How to Choose the Right Cybersecurity Insurance Policy
Choosing the right policy isn’t a one-size-fits-all affair. Each organization has its own needs and risks. Some industries are more vulnerable than others while other organizations are more at risk than others. The policy you ultimately choose (and its cost) will depend on a few factors, including your business’s size, industry, and data handled.
Consider first, taking a risk assessment to find out where your organization is most vulnerable. This assessment should review digital assets, potential vulnerabilities, and the potential financial impact of a cyber incident.
Our IT services team offers a free IT Network Security Assessment that can help you identify your network’s vulnerabilities. and take steps to remediate them. Our end-to-end assessment analyzes your full network, assets, share permissions, and even external vulnerabilities. Then, you’ll be provided with a report that outlines your network’s strengths and weaknesses, as well as recommendations for moving forward. (As a bonus, organizations that prove they’ve conducted an audit and acted upon the recommendations could be eligible for an insurance discount.)
Next, research possible providers. Not all insurance providers offer the same coverage and not all insurance providers offer cybersecurity insurance (though a growing number do). It’s essential to research and shortlist providers known for their cybersecurity insurance offerings. Your provider will be a true partner, helping you choose the best policy, so it is important to do your research and ensure you partner with a provider who will take the time to understand your company.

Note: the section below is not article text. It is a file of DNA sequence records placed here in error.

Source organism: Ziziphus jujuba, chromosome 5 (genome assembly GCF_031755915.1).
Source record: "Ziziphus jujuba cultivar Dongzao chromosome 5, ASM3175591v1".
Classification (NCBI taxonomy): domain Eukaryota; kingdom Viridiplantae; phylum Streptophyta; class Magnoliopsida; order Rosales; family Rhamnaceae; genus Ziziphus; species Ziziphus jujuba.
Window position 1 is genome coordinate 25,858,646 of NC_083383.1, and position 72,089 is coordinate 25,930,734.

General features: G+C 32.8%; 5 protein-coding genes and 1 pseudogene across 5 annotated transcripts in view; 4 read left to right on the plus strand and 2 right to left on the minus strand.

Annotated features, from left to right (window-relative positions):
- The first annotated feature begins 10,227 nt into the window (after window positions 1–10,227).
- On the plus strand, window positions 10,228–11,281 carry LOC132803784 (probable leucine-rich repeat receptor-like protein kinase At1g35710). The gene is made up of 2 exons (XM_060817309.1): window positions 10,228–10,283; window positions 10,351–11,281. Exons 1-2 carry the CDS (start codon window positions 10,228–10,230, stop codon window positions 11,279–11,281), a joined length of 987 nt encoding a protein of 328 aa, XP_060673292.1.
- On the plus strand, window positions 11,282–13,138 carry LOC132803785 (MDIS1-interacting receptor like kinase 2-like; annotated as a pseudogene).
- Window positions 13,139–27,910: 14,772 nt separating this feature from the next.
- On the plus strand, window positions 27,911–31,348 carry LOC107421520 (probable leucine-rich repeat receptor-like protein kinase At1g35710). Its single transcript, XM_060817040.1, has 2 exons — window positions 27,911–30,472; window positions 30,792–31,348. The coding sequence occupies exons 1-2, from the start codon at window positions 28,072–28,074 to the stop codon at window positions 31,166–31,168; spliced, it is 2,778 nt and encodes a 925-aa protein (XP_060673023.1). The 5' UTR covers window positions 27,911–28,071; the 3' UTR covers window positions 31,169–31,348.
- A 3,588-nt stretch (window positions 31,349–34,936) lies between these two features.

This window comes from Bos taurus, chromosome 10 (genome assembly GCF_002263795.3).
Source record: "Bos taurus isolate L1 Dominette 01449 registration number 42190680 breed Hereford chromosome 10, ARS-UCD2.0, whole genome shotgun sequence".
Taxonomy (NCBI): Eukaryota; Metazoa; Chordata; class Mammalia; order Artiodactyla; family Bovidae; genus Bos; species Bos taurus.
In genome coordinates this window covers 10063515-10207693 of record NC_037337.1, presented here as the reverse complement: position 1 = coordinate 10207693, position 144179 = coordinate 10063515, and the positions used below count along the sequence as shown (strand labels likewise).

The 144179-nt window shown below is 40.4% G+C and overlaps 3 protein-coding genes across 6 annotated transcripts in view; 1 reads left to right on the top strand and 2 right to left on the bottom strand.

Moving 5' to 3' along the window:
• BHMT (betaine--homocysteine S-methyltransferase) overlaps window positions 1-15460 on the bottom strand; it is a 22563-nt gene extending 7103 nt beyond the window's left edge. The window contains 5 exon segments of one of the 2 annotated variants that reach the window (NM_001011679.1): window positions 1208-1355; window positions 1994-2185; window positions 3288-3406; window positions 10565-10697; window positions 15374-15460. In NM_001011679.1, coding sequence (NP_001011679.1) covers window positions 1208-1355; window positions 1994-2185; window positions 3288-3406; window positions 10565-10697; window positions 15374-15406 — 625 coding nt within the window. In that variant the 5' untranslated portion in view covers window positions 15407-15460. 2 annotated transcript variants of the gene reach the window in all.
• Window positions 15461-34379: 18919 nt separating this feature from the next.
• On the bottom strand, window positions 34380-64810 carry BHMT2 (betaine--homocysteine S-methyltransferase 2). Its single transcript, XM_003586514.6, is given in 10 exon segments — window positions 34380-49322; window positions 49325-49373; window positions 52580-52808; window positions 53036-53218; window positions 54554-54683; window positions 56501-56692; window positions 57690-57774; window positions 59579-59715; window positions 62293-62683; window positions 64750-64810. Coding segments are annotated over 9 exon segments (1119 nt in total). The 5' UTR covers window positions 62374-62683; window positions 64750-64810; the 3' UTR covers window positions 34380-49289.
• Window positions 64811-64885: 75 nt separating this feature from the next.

And remember: cyber threats evolve, and so should the insurance policy. Regularly reviewing and updating the policy ensures that the business remains adequately protected.
Fortify Your Business Against Cyber Threats
Shockingly, a majority of businesses (over 70%) still don’t have cybersecurity insurance. But understanding and obtaining this insurance isn’t hard, especially if you have a trusted insurance provider and technology partner at your side to help you find the best coverage and keep your network protected.
In the battle against cyber threats, preparation is half the victory. We may not be able to help you find cybersecurity insurance, but we can help you update and upgrade your network so can improve your chances of eligibility for top policies. From our free IT Network Security Assessment to regular employee training, our IT team can keep your organization secure. Contact us today.